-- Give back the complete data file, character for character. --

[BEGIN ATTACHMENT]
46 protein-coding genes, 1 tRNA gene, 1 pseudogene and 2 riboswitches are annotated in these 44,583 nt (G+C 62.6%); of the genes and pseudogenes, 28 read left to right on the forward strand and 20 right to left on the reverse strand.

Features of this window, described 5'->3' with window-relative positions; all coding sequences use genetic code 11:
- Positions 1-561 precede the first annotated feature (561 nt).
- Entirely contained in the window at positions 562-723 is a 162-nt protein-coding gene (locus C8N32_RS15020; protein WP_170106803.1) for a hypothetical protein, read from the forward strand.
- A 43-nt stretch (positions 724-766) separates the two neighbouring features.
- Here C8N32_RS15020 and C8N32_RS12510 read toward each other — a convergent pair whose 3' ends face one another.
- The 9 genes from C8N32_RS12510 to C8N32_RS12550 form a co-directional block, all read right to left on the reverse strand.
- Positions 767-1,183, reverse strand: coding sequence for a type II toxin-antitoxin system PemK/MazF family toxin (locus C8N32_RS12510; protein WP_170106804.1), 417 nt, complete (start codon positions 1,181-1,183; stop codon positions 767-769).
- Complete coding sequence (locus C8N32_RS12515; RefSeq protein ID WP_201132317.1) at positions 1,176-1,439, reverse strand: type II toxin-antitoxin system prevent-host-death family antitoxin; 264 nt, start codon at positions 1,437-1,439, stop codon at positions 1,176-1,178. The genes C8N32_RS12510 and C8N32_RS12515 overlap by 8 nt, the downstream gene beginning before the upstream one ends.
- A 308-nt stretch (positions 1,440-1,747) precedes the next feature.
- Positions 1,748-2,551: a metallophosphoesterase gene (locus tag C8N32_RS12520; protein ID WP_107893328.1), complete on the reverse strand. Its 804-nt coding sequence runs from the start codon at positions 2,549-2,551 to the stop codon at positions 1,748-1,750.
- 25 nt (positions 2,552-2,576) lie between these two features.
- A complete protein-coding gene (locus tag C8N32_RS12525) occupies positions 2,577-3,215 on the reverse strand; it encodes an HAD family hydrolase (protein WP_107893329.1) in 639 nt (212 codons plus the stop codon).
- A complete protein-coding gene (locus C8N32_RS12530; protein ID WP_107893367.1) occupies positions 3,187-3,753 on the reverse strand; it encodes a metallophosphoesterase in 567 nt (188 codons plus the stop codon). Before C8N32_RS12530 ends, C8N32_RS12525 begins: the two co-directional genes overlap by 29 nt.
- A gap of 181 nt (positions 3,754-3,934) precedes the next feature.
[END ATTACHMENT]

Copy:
46 protein-coding genes, 1 tRNA gene, 1 pseudogene and 2 riboswitches are annotated in these 44,583 nt (G+C 62.6%); of the genes and pseudogenes, 28 read left to right on the forward strand and 20 right to left on the reverse strand.

Features of this window, described 5'->3' with window-relative positions; all coding sequences use genetic code 11:
- Positions 1-561 precede the first annotated feature (561 nt).
- Entirely contained in the window at positions 562-723 is a 162-nt protein-coding gene (locus C8N32_RS15020; protein WP_170106803.1) for a hypothetical protein, read from the forward strand.
- A 43-nt stretch (positions 724-766) separates the two neighbouring features.
- Here C8N32_RS15020 and C8N32_RS12510 read toward each other — a convergent pair whose 3' ends face one another.
- The 9 genes from C8N32_RS12510 to C8N32_RS12550 form a co-directional block, all read right to left on the reverse strand.
- Positions 767-1,183, reverse strand: coding sequence for a type II toxin-antitoxin system PemK/MazF family toxin (locus C8N32_RS12510; protein WP_170106804.1), 417 nt, complete (start codon positions 1,181-1,183; stop codon positions 767-769).
- Complete coding sequence (locus C8N32_RS12515; RefSeq protein ID WP_201132317.1) at positions 1,176-1,439, reverse strand: type II toxin-antitoxin system prevent-host-death family antitoxin; 264 nt, start codon at positions 1,437-1,439, stop codon at positions 1,176-1,178. The genes C8N32_RS12510 and C8N32_RS12515 overlap by 8 nt, the downstream gene beginning before the upstream one ends.
- A 308-nt stretch (positions 1,440-1,747) precedes the next feature.
- Positions 1,748-2,551: a metallophosphoesterase gene (locus tag C8N32_RS12520; protein ID WP_107893328.1), complete on the reverse strand. Its 804-nt coding sequence runs from the start codon at positions 2,549-2,551 to the stop codon at positions 1,748-1,750.
- 25 nt (positions 2,552-2,576) lie between these two features.
- A complete protein-coding gene (locus tag C8N32_RS12525) occupies positions 2,577-3,215 on the reverse strand; it encodes an HAD family hydrolase (protein WP_107893329.1) in 639 nt (212 codons plus the stop codon).
- A complete protein-coding gene (locus C8N32_RS12530; protein ID WP_107893367.1) occupies positions 3,187-3,753 on the reverse strand; it encodes a metallophosphoesterase in 567 nt (188 codons plus the stop codon). Before C8N32_RS12530 ends, C8N32_RS12525 begins: the two co-directional genes overlap by 29 nt.
- A gap of 181 nt (positions 3,754-3,934) precedes the next feature.